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The Student-Professor Dynamic

26 Jan

The first week of school is always the best. You go to class, get the syllabus, and leave early. More than likely, most students don’t have all of their books yet; others are still adjusting their schedules, adding and dropping classes here and there; and running late is excused, since we are all getting used to the new semester.

But “syllabus week” isn’t all fun and games. The information shared by professors during this week is actually quite valuable. There is a reason that professors include their office hours and contact information on syllabi. We decided to take a closer look at what professors expect from students outside of class.

Dr. Oseroff-Varnell, Communication

Q: What kind of relationship do you aim to have with students inside and outside the classroom?  What do you do to move toward this relationship?  What do you hope/ suggest that students do to form this relationship?  

I like to get to know students individually so that I can tailor my teaching to the different students in each class. If I know students’ interests, I use examples that relate to those interests.  If I can create a classroom atmosphere that is inclusive and non-threatening, the whole class will benefit. Outside the classroom, my goal is to be someone students can talk to about academic concerns, personal goals, or any life issues. The only way that I can develop this kind of relationship with students is if they come and talk to me outside of class. It’s better to have the chance to talk in my office or meet for coffee than to try to deal with individual issues during class time.

Q: As a professor, how do you think that students’ efforts to connect with the professor outside the classroom can help the students’ performance?

Students who take the time to ask clarifying questions, tell me about their learning disability, talk about majoring in Communication, or just chat about something that is going on at home are letting me get to know them on a more personal level. The more I know about them, the more I can work with them to address any academic or personal concerns they may have.

Q: What is your advice to students about how they can choose the proper resource to answer the questions they may have?  

The first thing a student should do (and you would be surprised at how many students don’t do this) is to read through any written instructions the professor gives. Then, depending on the question or concern, I would tell students to start with the instructor—the TA or the professor—for clarification of any assignments. In terms of resources, students should know their weaknesses and seek whatever help they feel they need. TheWritingCenteris great for working on structure and clarity of ideas; theLearningAssistanceCentercan help with study skills; the reference librarians are very knowledgeable in helping with research; and professors may offer review sessions specific to a given class. The more students invest in the learning process, the more benefits they will reap.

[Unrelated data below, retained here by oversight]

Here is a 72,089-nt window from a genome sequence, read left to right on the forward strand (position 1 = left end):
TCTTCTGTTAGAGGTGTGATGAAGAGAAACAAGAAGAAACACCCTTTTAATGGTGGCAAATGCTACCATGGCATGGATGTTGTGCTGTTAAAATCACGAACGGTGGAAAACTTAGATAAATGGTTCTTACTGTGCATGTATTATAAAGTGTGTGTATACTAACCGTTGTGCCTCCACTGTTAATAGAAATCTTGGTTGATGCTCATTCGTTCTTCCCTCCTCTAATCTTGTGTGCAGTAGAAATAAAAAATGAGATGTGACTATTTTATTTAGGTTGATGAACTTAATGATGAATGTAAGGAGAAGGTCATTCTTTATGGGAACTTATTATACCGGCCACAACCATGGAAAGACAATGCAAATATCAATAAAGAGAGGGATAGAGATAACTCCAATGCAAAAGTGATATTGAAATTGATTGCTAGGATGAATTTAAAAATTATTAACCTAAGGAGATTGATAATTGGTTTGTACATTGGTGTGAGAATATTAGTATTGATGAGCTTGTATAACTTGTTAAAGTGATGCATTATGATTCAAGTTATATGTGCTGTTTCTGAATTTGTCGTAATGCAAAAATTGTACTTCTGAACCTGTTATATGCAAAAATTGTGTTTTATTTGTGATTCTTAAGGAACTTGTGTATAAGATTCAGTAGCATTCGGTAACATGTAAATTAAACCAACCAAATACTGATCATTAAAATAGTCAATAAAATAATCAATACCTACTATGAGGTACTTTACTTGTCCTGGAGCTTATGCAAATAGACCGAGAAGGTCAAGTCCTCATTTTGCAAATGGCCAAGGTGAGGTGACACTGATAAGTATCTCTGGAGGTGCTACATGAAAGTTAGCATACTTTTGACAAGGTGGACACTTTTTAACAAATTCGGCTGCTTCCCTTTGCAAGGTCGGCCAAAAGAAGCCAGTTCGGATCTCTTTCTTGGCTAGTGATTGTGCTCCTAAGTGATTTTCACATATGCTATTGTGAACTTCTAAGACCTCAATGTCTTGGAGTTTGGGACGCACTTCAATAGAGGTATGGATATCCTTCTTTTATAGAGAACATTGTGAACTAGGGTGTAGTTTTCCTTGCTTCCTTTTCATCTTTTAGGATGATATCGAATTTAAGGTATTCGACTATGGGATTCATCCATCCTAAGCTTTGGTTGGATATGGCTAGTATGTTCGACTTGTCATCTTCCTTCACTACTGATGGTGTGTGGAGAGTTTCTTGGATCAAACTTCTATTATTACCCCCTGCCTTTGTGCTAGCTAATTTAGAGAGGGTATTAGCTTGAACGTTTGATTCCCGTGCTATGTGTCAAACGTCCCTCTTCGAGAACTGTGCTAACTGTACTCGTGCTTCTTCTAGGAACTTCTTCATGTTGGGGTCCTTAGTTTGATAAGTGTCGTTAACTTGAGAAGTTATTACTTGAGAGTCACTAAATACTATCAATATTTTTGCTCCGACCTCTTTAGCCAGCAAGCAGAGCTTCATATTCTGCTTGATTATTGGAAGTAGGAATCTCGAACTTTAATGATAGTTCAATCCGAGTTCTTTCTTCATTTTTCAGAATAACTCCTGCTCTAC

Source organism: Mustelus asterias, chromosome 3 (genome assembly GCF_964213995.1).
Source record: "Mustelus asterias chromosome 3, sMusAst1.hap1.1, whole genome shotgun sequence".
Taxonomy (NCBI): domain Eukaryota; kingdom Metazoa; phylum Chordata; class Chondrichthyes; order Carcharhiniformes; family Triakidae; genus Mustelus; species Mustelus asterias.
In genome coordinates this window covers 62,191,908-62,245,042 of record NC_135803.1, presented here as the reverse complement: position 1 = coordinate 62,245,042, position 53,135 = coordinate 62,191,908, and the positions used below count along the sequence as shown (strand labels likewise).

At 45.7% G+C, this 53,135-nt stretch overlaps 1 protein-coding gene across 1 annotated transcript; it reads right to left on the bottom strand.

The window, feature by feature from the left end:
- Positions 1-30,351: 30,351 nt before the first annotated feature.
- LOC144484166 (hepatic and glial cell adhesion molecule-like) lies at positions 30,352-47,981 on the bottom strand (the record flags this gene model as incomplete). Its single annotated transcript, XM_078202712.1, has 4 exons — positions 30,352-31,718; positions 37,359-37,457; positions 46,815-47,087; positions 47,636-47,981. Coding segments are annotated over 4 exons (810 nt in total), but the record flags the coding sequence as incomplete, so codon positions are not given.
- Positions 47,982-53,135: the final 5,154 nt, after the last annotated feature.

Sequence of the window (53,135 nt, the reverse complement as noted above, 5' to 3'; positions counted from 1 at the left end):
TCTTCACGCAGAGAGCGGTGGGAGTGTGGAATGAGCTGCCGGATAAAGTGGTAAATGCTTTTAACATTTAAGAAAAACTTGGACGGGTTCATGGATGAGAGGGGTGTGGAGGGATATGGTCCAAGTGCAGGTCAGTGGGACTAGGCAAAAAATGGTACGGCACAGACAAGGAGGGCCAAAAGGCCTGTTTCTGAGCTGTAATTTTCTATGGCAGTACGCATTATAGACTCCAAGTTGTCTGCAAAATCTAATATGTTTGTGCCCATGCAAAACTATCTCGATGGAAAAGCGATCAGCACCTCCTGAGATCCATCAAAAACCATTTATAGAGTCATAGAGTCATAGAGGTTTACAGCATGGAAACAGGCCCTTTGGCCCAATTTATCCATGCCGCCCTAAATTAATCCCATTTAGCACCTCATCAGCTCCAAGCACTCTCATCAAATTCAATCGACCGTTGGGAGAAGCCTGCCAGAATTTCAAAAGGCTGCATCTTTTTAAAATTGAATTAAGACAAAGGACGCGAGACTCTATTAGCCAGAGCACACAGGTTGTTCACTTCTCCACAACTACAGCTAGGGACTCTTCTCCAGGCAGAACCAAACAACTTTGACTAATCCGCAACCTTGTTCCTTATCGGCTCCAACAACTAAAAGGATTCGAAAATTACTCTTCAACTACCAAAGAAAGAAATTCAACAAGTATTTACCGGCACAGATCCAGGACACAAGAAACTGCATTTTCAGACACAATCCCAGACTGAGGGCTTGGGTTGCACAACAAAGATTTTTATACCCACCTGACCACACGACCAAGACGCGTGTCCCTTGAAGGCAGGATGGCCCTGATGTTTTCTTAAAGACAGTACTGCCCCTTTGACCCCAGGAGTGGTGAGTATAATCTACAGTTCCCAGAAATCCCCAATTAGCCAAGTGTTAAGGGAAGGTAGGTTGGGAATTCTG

Professor Lubin, Art History

Q: What kind of relationship do you aim to have with students inside and outside the classroom?  What do you do to move toward this relationship?  What do you hope/ suggest that students do to form this relationship?  

I try to get my students excited about the subject we’re studying and make sure they stay that way though the semester.  I’m convinced that if they see how art of the past speaks with relevance to our present-day lives, they’ll never lose that enthusiasm.  So I try to keep the classroom a happy, relaxed place where the encounter with art is provocative and fun.

Q: As a professor, how do you think that students’ efforts to connect with the professor outside the classroom can help the students’ performance?

Any effort you make to connect with your professor outside the classroom will tend to help your performance within it, even if the conversation has little to do with the subject matter of the course. That’s because in getting to know a professor and allowing that professor to know you, you’re becoming more grown-up, less juvenile, in your approach to education and knowledge-transmission. A key to success in life is finding the right mentors, and your professors are a great place to start.

Q: What is your advice to students about how they can choose the proper resource to answer the questions they may have?  

This is small, relatively intimate university. Most professors atWakeForestlove to teach and to interact with students. If you’re having problems with a class — you’re not doing well on assignments, you’re timid about raising your hand, you find the course material difficult to grasp  — go to the professor and ask for guidance. He or she will be pleased to see you take initiative and will help you come up with solutions.

Wake Forest University 2009 Commencement: Biology professor Peter Weigl congratulates one of his students. Photo courtesy of WFU News Center, Flickr.

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Posted by on January 26, 2012 in Strategies

 

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